The host, Henry Louis Gates, is a specialist in African American History.  Because of his own agenda, I believe, every SINGLE EPISODE is about slavery, or if a white person has black roots in their tree, or vice versa.  I would prefer to see a show that just naturally finds a trail and follows it.  He admits in the Kyra Sedgwick episode, that because her ancestor was so famous in American History, he sought out something different on him.  He purposely went looking for what he wanted to find.  What if he hadn't found it?  What would the slant be then, how would he work slavery into the storyline?  If you notice, Kevin Bacon's family was glossed over, less time spent on it, because his family didn't meet the agenda.  Kyra's family, who is well known in the history of this country, needed some dirt dug up on them.  That is the mindset I see.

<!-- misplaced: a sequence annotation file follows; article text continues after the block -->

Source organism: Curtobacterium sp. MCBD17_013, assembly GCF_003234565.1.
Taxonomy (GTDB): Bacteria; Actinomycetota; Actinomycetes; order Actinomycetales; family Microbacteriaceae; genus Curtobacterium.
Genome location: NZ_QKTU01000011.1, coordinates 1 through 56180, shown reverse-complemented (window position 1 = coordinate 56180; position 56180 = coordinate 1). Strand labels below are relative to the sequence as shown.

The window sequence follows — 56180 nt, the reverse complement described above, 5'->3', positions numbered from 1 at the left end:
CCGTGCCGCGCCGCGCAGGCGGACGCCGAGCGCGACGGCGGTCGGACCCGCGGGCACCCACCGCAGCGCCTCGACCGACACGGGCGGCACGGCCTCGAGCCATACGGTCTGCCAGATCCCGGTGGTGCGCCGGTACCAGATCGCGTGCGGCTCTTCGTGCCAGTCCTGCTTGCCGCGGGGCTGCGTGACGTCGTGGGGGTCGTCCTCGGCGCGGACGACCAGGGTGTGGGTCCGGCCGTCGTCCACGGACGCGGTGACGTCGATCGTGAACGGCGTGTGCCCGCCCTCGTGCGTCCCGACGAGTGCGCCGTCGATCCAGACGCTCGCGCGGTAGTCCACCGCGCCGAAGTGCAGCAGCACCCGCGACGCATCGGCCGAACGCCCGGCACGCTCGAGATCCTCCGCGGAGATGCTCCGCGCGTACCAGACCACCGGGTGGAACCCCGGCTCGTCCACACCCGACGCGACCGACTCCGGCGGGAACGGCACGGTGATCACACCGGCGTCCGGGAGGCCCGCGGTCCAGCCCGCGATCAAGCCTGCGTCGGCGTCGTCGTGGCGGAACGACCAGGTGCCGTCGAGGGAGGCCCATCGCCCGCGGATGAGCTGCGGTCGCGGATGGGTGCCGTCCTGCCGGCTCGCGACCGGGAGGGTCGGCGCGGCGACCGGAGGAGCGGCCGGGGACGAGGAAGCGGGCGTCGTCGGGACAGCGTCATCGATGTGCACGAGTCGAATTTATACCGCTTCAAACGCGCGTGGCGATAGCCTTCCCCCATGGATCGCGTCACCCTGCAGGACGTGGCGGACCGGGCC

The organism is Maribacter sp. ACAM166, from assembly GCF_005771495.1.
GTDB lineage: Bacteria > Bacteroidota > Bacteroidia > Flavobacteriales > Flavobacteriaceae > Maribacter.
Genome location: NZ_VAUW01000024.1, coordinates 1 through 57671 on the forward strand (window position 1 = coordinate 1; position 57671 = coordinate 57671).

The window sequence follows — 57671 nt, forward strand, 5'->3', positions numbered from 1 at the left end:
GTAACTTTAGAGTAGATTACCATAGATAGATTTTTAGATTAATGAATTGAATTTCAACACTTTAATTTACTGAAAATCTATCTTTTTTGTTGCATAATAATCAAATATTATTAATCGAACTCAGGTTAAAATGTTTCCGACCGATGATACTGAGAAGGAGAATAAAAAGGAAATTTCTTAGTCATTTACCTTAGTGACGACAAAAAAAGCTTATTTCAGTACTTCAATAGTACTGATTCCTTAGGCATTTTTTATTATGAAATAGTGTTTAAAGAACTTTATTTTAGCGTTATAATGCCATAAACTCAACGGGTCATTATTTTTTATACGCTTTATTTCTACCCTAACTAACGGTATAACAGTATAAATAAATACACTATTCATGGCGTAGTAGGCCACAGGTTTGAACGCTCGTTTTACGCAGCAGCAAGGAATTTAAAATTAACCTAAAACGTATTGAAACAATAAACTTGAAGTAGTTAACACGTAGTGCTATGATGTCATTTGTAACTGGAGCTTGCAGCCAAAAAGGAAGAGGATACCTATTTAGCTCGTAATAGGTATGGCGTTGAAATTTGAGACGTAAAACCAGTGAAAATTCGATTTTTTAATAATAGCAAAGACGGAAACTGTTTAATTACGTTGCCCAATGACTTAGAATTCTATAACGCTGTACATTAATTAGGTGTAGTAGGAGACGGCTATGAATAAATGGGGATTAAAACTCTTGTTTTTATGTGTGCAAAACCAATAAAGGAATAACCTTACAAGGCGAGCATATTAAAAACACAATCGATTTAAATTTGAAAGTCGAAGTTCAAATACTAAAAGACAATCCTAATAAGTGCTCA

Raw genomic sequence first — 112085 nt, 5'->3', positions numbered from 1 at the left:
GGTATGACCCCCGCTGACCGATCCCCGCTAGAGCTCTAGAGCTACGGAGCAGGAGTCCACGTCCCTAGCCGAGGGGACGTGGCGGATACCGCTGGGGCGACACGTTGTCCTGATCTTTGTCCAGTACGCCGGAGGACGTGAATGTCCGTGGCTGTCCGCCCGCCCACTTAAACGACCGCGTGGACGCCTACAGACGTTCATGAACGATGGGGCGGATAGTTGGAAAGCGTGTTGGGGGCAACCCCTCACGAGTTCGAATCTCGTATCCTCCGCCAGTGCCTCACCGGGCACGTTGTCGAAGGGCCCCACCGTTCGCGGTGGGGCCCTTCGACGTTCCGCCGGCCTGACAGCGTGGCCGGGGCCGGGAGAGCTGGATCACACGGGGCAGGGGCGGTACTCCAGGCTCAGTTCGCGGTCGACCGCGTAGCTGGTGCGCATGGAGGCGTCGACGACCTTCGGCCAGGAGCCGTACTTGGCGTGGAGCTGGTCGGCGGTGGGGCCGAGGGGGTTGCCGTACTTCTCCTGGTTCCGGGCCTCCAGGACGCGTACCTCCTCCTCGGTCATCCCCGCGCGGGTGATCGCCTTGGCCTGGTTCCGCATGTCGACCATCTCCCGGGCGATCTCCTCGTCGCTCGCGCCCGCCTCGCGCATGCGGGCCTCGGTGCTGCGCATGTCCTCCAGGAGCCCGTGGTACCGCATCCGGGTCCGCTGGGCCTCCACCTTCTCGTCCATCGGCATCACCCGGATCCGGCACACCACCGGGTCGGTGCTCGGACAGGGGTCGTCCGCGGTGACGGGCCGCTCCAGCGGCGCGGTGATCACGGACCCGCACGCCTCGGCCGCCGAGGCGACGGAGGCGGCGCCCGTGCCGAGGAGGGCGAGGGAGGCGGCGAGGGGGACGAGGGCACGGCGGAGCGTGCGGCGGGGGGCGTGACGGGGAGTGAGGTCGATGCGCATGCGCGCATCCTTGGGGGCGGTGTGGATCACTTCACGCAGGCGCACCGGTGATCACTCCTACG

The host makes the show too much about himself.  I have watched all the episodes available online to date, and in every one, he always goes back to his family tree, his great grandmother, his life.  The show is supposed to be about those he asked to be on it.

There is not enough genealogy information given.  He glosses over facts, doesn't give a good overview of how they came to find this information out (this could be an editing problem).  

Overall, I think it is a poorly made show.  If he wanted to make a show that focused on African American genealogy, then that is what he should have done.  He is trying to use the format of a genealogy show to promote his personal opinions.  I don't doubt he is very well qualified in his area of expertise, but most people who tune into a show touted as a genealogy show, don't want the slant, the agenda.  They want to know how these people found the information, their stories.

Who Do You Think You Are, from NBC is my next show that I watch: